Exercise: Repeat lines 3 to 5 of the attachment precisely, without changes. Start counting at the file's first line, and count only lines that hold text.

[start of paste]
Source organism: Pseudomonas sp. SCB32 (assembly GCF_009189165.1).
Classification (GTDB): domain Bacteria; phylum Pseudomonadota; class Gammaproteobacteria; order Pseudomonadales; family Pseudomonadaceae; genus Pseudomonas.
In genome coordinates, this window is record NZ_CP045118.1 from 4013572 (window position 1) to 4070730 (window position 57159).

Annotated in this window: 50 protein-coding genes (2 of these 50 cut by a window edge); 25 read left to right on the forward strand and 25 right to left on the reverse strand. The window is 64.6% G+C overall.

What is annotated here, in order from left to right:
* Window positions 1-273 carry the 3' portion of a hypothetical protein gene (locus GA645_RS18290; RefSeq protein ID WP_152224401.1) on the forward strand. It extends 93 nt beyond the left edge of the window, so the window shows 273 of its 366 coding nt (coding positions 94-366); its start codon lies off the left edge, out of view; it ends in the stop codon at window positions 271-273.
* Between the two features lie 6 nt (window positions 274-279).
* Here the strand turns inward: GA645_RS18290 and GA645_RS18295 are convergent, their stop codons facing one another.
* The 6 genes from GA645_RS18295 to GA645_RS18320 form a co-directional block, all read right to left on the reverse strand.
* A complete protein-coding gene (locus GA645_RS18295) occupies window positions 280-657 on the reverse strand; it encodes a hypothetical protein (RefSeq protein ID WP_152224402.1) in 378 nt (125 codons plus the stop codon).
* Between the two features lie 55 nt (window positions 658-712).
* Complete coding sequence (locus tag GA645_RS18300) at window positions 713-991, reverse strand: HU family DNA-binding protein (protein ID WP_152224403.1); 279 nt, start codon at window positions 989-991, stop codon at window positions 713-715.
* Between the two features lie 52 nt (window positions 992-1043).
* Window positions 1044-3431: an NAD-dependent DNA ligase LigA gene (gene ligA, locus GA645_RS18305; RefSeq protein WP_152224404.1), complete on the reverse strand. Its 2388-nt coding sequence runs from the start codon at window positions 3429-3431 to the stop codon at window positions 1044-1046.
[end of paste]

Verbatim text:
In genome coordinates, this window is record NZ_CP045118.1 from 4013572 (window position 1) to 4070730 (window position 57159).

Annotated in this window: 50 protein-coding genes (2 of these 50 cut by a window edge); 25 read left to right on the forward strand and 25 right to left on the reverse strand. The window is 64.6% G+C overall.

What is annotated here, in order from left to right: